The foreclosure crisis likely will persist well into next year as high unemployment pushes more people out of homes, pulls down housing prices and raises concerns about the broader economic recovery.
The latest evidence was a report Thursday that a rising proportion of fixed-rate home loans made to people with good credit are sinking into foreclosure. That's a shift from last year, when riskier subprime loans drove the housing crisis.
The report from the Mortgage Bankers Association also found that 14 percent of homeowners with a mortgage were either behind on payments or in foreclosure at the end of September. It was a record-high figure for the ninth straight quarter.
The data suggest the housing market and the broader recovery will remain under pressure from the surge in home-loan defaults, especially as unemployment keeps rising. Lost jobs are the main reason homeowners are falling behind on their mortgages.
After three years of plunging prices, the housing market started to rebound this summer. That lifted hopes for the overall economy. But analysts say there are too many foreclosed homes that have yet to be dumped on the market and expect further price declines.
Among states, the worst damage is still concentrated in the states hardest hit from the start: Florida, Nevada, California and Arizona. Together, they accounted for 43 percent of new foreclosures.
One in four mortgages in Florida were either past due or in foreclosure, the most in the U.S. Nevada was close behind at 23 percent.
"There's no indication in this data that foreclosures are going to abate anytime soon," said Mark Zandi, chief economist at Moody's Economy.com, who projects that nationwide home prices will fall up to 10 percent before bottoming next fall.
Driven by rising unemployment, prime fixed-rate loans to borrowers with good credit accounted for nearly 33 percent of new foreclosures last quarter. That compares with 21 percent a year ago.
Many laid-off homeowners might be able to survive on their savings for a while, but "the longer the economic situation stays in place, the less likely they are to hold on," said Jay Brinkmann, chief economist at the Mortgage Bankers Association.
In markets where foreclosures already are high and still rising, prices likely will remain soft. That will cause developers to keep their bulldozers idle and prevent the industry from making a big contribution to the economy's recovery.
"Builders only start homes when they can make money," said John Burns, an Irvine, Calif.-based real estate consultant. "In a lot of areas, until prices go back up, construction doesn't make any sense."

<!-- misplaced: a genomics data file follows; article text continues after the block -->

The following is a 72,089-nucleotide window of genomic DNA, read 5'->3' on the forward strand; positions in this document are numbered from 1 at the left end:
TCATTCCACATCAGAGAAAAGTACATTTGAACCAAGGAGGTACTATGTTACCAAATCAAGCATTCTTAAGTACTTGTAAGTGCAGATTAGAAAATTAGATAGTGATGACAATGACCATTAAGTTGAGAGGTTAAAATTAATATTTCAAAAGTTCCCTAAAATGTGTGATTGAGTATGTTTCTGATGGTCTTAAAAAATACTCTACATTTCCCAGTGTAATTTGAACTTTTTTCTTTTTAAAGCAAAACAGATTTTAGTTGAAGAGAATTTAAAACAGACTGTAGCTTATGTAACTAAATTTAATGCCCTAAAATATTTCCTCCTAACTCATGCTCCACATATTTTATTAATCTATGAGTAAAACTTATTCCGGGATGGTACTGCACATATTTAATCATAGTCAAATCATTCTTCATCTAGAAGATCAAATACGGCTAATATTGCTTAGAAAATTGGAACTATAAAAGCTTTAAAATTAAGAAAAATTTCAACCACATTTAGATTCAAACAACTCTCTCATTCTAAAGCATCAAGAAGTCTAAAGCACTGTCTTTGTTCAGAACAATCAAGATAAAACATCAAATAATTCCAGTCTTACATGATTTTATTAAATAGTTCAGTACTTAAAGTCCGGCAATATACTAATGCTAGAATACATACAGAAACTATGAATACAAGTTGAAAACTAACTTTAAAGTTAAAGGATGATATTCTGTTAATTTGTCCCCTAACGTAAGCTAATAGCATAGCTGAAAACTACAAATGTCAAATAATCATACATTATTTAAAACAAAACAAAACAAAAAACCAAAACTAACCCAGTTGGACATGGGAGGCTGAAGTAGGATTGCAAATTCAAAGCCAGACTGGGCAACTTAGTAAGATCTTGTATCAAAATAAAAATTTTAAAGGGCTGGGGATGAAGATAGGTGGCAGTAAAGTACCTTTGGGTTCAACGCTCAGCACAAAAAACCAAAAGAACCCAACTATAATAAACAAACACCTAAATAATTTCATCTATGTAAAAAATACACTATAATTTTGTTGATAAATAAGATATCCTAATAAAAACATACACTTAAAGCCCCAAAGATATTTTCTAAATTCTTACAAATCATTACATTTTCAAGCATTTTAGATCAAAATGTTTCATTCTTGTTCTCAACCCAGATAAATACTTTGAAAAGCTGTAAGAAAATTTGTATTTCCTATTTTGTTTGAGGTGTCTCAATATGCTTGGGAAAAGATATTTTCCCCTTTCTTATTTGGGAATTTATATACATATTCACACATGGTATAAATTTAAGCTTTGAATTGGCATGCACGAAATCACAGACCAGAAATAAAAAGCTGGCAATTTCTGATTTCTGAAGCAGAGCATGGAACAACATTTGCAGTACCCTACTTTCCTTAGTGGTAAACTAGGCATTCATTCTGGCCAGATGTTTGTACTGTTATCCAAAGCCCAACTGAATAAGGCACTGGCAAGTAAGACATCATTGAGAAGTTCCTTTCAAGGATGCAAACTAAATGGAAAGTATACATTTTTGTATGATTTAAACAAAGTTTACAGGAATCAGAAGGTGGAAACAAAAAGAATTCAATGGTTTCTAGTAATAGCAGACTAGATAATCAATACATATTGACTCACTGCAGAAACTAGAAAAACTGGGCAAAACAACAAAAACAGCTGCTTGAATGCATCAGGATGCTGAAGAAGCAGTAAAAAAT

The crisis has struck people like Betty Wilson of San Diego. She was laid off a year ago from her job at an insurance company.
Since then, Wilson has managed to pay her $1,090 mortgage bill from collecting unemployment benefits, renting out a room and dipping into savings. But money is running low. She fears she won't make her payment for December.
Wilson, 56, said she has tried to get her mortgage company, GMAC Mortgage, to lower her 6.25 percent interest rate or give her a temporary break from payments. Many mortgage companies will let a borrower skip up to six months of payments, though they require that the money be paid back eventually.
After The Associated Press inquired about her case, a GMAC spokeswoman said Thursday that the company would offer Wilson reduced payments for four months, "while we continue to review her financials for a permanent solution."
After a typical recession, foreclosures peak about six months after the unemployment rate does. But the process could take longer this time, in part because loan-modification programs and new state laws have prolonged the process. Unemployment, now at 10.2 percent, isn't expected to peak until next spring or summer.
Another unknown is the effectiveness of the Obama administration plan to attack the foreclosure crisis. As of last month, about 20 percent of eligible borrowers, or more than 650,000 people, had signed up. But most of those enrolled have been chosen for trials lasting up to five months.
About 4 million homeowners were either in foreclosure or at least three months behind on their mortgage payments as of September, according to the mortgage bankers group. Even if some of them manage to stay in their homes, the market is likely to absorb a wave of new foreclosures. Those properties are concentrated in states like Florida and other already beleaguered areas.
Subprime loans with adjustable rates have fallen to 16 percent of new foreclosures, from 35 percent a year earlier. Loans backed by the Federal Housing Administration also show rising signs of trouble. More than 18 percent of FHA borrowers are at least one payment behind or in foreclosure.
The Mortgage Bankers Association's quarterly survey of 44.6 million loans is considered the most authoritative report on mortgage delinquencies. A separate report, issued monthly by foreclosure listing service RealtyTrac Inc., is based on courthouse filings.